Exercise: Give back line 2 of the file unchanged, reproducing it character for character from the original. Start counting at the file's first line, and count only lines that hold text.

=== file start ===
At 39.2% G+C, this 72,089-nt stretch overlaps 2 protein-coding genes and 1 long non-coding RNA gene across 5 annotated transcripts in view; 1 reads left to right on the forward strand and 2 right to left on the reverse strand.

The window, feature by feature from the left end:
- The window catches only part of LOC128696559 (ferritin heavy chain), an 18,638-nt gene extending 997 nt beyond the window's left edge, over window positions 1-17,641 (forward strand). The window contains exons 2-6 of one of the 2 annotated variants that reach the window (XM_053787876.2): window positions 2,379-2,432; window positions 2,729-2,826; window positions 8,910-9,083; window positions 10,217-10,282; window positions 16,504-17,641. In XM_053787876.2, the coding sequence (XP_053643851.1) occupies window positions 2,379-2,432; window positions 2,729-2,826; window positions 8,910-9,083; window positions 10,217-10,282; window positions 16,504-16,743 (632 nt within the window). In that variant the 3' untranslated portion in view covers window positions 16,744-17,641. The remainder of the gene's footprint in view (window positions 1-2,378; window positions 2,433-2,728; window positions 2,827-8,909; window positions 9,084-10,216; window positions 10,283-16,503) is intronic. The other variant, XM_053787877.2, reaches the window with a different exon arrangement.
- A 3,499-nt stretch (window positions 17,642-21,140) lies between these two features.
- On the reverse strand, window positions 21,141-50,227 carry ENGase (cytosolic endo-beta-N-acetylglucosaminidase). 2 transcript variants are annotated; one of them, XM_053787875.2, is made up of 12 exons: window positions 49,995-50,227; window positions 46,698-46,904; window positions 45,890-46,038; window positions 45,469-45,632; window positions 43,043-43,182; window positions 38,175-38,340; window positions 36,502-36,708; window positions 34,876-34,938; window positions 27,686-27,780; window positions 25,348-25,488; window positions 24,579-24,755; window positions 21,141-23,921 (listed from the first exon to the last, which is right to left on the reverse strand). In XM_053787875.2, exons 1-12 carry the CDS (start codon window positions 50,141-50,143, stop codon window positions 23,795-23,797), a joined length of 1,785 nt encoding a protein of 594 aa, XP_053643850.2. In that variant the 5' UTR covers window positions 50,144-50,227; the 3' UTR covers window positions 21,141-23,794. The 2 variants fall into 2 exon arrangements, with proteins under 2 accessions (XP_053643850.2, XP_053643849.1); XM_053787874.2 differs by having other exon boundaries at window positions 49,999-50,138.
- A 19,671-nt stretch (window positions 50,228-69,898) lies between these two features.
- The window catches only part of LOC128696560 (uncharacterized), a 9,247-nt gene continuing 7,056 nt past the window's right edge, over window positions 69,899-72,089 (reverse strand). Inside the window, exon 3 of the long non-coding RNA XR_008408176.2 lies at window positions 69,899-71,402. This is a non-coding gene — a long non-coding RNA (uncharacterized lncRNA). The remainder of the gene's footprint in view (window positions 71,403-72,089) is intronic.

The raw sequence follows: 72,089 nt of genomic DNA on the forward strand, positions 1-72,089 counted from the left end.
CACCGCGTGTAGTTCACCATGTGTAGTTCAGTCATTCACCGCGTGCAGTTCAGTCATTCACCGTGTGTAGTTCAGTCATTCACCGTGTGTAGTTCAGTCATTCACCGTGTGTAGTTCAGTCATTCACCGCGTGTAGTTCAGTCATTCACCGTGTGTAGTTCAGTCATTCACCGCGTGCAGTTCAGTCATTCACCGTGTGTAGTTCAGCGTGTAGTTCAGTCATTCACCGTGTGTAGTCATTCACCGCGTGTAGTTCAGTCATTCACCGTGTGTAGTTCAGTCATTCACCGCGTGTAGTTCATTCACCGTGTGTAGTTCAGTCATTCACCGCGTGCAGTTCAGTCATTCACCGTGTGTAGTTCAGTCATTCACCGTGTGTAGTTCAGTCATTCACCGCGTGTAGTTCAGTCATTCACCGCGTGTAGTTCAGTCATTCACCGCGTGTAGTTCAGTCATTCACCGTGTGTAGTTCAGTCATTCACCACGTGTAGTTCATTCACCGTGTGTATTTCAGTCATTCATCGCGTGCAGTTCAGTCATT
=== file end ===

The window, feature by feature from the left end: